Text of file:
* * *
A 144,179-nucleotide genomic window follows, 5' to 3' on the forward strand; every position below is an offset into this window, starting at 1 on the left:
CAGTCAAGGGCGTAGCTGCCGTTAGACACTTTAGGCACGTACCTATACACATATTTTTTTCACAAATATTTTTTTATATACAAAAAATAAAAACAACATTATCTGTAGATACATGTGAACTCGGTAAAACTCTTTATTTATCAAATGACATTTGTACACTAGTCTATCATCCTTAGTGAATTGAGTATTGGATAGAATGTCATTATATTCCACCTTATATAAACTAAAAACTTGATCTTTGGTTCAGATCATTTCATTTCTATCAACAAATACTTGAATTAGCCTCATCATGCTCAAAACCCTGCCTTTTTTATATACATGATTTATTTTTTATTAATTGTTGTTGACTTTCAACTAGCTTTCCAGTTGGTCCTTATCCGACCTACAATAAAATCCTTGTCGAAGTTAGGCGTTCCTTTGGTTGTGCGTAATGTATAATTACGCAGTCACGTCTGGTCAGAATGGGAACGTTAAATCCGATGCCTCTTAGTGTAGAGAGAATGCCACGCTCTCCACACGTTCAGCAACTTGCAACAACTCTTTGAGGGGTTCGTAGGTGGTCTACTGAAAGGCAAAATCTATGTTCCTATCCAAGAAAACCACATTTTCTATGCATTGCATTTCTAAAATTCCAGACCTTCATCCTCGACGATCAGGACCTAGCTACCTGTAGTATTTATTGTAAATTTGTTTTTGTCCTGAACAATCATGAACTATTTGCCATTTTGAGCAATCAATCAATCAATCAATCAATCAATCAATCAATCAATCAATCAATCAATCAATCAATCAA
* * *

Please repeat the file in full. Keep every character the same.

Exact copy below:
A 144,179-nucleotide genomic window follows, 5' to 3' on the forward strand; every position below is an offset into this window, starting at 1 on the left:
CAGTCAAGGGCGTAGCTGCCGTTAGACACTTTAGGCACGTACCTATACACATATTTTTTTCACAAATATTTTTTTATATACAAAAAATAAAAACAACATTATCTGTAGATACATGTGAACTCGGTAAAACTCTTTATTTATCAAATGACATTTGTACACTAGTCTATCATCCTTAGTGAATTGAGTATTGGATAGAATGTCATTATATTCCACCTTATATAAACTAAAAACTTGATCTTTGGTTCAGATCATTTCATTTCTATCAACAAATACTTGAATTAGCCTCATCATGCTCAAAACCCTGCCTTTTTTATATACATGATTTATTTTTTATTAATTGTTGTTGACTTTCAACTAGCTTTCCAGTTGGTCCTTATCCGACCTACAATAAAATCCTTGTCGAAGTTAGGCGTTCCTTTGGTTGTGCGTAATGTATAATTACGCAGTCACGTCTGGTCAGAATGGGAACGTTAAATCCGATGCCTCTTAGTGTAGAGAGAATGCCACGCTCTCCACACGTTCAGCAACTTGCAACAACTCTTTGAGGGGTTCGTAGGTGGTCTACTGAAAGGCAAAATCTATGTTCCTATCCAAGAAAACCACATTTTCTATGCATTGCATTTCTAAAATTCCAGACCTTCATCCTCGACGATCAGGACCTAGCTACCTGTAGTATTTATTGTAAATTTGTTTTTGTCCTGAACAATCATGAACTATTTGCCATTTTGAGCAATCAATCAATCAATCAATCAATCAATCAATCAATCAATCAATCAATCAATCAATCAATCAA